- Warm up in a geothermal spa as the snow falls around you
- Visit the Jökulárslón glacial lagoon when it’s frozen solid
- Go on a whale watching boat tour from Reykjavík
- Hunt down the Aurora Borealis by night
- See the Strokkur geyser erupt out of a field of ice
- Spy an Icelandic horse in a snow-white field
- Walk through clouds of steam at the Deildartunguhver hot springs
- Go glacier hiking at Vatnajökull, Europe’s largest ice cap
- Join an ice cave tour beneath a glacier
Get more inspiration with our Iceland winter must-sees and must-dos guide.
Events in Iceland in January
Although the sun doesn’t show its face for long in January, Icelanders have no trouble brightening up the month themselves with two big celebrations. And of course, you get to take part!
It’s fair to say that New Year’s is a Big Deal in Iceland. There are massive firework displays, bonfires throughout towns and cities, and a great festive atmosphere. Don’t miss the main display down by the Harpa concert hall in Reykjavík’s old harbor.
Icelanders kick off their New Year’s celebrations with dinner at around 6 p.m. There’s no set meal, but many people enjoy some kind of roast meat such as leg of lamb or goose. It’s worth securing a booking at a local restaurant if you want to join in on this tradition.
- Want to join the festivities? Check out these Iceland New Year’s packages.
After dinner (and plenty of desserts), do as the locals do and visit a local bonfire. Later on, Icelanders watch New Year’s addresses from the prime minister and president, before getting into the party mood!
With a belly full of good food, now’s the time to head out to a local bar before watching the fireworks at midnight. Whether you party on is up to you, but you can be sure that the locals will!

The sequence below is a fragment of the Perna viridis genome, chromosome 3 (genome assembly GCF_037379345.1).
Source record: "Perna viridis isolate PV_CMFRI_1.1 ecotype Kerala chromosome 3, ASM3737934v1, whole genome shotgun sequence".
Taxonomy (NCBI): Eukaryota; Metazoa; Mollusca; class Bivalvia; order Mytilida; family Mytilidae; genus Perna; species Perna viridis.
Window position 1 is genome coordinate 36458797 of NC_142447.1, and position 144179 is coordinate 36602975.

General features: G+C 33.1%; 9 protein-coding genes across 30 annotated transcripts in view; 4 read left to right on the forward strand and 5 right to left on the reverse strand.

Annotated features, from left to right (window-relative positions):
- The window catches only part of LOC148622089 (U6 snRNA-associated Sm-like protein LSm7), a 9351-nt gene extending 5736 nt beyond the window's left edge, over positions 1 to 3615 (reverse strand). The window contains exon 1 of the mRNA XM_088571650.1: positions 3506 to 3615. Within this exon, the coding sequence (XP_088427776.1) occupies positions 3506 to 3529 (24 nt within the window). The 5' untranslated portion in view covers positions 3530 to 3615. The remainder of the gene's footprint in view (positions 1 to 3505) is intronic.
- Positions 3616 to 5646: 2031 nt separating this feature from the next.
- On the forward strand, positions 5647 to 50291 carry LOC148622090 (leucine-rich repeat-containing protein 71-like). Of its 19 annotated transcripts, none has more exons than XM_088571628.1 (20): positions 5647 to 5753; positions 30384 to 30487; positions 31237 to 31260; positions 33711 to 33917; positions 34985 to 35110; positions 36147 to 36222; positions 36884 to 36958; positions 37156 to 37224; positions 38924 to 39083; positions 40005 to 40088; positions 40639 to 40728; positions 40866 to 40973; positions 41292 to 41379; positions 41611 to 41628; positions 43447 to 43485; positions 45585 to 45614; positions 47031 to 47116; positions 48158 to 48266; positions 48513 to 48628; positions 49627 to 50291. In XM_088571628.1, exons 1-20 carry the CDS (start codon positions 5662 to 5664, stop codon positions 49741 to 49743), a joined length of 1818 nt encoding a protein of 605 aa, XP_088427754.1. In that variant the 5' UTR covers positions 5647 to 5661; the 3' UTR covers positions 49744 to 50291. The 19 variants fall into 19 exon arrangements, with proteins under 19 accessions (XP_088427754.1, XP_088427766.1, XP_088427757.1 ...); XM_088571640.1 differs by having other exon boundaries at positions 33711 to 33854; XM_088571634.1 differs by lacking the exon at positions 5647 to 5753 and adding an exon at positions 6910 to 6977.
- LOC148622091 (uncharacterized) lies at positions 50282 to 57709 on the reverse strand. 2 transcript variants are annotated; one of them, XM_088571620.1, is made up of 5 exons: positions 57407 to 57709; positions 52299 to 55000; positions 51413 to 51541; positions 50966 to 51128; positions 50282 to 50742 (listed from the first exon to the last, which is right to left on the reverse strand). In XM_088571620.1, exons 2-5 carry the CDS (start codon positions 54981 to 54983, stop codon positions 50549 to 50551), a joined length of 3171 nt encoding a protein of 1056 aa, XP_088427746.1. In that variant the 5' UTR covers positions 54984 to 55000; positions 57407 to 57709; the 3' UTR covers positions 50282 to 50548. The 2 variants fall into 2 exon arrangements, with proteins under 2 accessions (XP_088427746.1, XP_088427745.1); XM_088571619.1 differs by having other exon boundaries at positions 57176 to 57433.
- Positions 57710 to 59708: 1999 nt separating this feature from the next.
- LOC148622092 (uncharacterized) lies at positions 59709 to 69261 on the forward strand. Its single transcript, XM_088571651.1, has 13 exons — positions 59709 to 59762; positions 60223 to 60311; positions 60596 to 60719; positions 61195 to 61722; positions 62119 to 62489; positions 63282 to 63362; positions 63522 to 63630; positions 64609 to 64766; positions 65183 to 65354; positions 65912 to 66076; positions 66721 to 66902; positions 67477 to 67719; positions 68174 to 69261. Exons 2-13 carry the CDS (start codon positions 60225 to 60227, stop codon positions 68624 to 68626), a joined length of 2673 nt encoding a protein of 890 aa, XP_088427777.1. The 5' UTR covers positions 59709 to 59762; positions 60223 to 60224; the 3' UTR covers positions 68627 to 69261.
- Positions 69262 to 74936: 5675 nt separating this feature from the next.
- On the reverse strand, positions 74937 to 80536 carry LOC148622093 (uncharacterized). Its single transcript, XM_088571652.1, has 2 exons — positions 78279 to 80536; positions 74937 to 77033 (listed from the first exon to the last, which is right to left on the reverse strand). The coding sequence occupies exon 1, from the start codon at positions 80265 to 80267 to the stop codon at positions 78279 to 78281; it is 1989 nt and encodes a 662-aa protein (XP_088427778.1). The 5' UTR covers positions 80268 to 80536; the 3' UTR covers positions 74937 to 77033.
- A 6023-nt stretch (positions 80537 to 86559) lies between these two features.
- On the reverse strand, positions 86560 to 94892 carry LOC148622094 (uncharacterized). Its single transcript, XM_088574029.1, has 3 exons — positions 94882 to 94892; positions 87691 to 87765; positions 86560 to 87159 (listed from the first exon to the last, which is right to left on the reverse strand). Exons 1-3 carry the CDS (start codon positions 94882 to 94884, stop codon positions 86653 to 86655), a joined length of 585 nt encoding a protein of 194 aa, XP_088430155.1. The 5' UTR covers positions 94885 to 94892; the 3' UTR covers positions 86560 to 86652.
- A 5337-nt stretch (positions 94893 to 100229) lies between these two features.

Like many other nations, Icelanders have their own midwinter festival held around the end of January (and sometimes in February). The feast, known as Þorrablót (or Thorrablót), marks the first of the four months on the Norse pagan calendar: Þorri.
Although based on ancient Viking tradition, Þorrablót first began to be celebrated in the 19th century and has become increasingly popular in recent decades. Similar to Scotland’s Burns Night, Þorrablót centers on sharing traditional food and reciting poems.
It’s that traditional food, known as Þorramatur, that is the highlight (or lowlight, depending on your view 😂) of the festival. Icelandic delicacies enjoyed during Þorrablót include:
- Kæstur hákarl – fermented shark with a pungent smell (pictured above, the yellow cubes on the right)
- Hrútspungar – ram’s testicles pressed and preserved in aspic
- Svið – singed and boiled sheep’s head, complete with eyeball
- Lifrarpylsa – a lamb-based liver sausage
- Blóðmör – a type of black pudding
- Hangikjöt – smoked slices of lamb
- Harðfiskur – wind-dried cod or haddock, served buttered (pictured above, the white fluffy fish in the middle)
Although you might well be put off by the sound of these ‘treats’, some of them are quite popular and enjoyed by visitors and Icelanders alike. It’s definitely worth trying hangikjöt and harðfiskur, even if you give everything else a miss.
Look out for Þorramatur buffets at restaurants around Reykjavík. That way, you can sample what you like and be as adventurous as you want to be!